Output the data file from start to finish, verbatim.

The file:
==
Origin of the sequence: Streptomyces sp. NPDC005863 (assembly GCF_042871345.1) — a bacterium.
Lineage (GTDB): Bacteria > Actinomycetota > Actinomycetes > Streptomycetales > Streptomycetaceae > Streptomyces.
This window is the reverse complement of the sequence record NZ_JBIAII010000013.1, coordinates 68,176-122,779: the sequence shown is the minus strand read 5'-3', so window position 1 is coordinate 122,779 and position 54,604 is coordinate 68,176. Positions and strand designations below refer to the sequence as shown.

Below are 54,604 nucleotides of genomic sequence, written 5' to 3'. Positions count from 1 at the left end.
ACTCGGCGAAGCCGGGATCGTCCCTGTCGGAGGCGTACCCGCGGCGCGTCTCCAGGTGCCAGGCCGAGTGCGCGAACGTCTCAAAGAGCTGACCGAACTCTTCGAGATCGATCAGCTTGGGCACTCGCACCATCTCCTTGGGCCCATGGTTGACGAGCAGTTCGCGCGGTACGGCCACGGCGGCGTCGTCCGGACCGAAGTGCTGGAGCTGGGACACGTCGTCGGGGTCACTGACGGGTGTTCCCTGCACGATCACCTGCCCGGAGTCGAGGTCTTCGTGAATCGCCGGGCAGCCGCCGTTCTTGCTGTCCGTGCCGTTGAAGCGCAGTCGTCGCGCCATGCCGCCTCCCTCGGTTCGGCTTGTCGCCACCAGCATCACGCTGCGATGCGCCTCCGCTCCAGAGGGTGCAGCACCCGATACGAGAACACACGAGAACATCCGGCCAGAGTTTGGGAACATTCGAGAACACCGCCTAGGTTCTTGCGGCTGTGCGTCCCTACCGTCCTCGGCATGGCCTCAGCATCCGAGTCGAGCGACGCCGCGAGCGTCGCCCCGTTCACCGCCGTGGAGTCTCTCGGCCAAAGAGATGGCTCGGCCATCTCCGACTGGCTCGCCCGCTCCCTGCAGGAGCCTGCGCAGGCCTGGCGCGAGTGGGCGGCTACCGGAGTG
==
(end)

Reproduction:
Origin of the sequence: Streptomyces sp. NPDC005863 (assembly GCF_042871345.1) — a bacterium.
Lineage (GTDB): Bacteria > Actinomycetota > Actinomycetes > Streptomycetales > Streptomycetaceae > Streptomyces.
This window is the reverse complement of the sequence record NZ_JBIAII010000013.1, coordinates 68,176-122,779: the sequence shown is the minus strand read 5'-3', so window position 1 is coordinate 122,779 and position 54,604 is coordinate 68,176. Positions and strand designations below refer to the sequence as shown.

Below are 54,604 nucleotides of genomic sequence, written 5' to 3'. Positions count from 1 at the left end.
ACTCGGCGAAGCCGGGATCGTCCCTGTCGGAGGCGTACCCGCGGCGCGTCTCCAGGTGCCAGGCCGAGTGCGCGAACGTCTCAAAGAGCTGACCGAACTCTTCGAGATCGATCAGCTTGGGCACTCGCACCATCTCCTTGGGCCCATGGTTGACGAGCAGTTCGCGCGGTACGGCCACGGCGGCGTCGTCCGGACCGAAGTGCTGGAGCTGGGACACGTCGTCGGGGTCACTGACGGGTGTTCCCTGCACGATCACCTGCCCGGAGTCGAGGTCTTCGTGAATCGCCGGGCAGCCGCCGTTCTTGCTGTCCGTGCCGTTGAAGCGCAGTCGTCGCGCCATGCCGCCTCCCTCGGTTCGGCTTGTCGCCACCAGCATCACGCTGCGATGCGCCTCCGCTCCAGAGGGTGCAGCACCCGATACGAGAACACACGAGAACATCCGGCCAGAGTTTGGGAACATTCGAGAACACCGCCTAGGTTCTTGCGGCTGTGCGTCCCTACCGTCCTCGGCATGGCCTCAGCATCCGAGTCGAGCGACGCCGCGAGCGTCGCCCCGTTCACCGCCGTGGAGTCTCTCGGCCAAAGAGATGGCTCGGCCATCTCCGACTGGCTCGCCCGCTCCCTGCAGGAGCCTGCGCAGGCCTGGCGCGAGTGGGCGGCTACCGGAGTG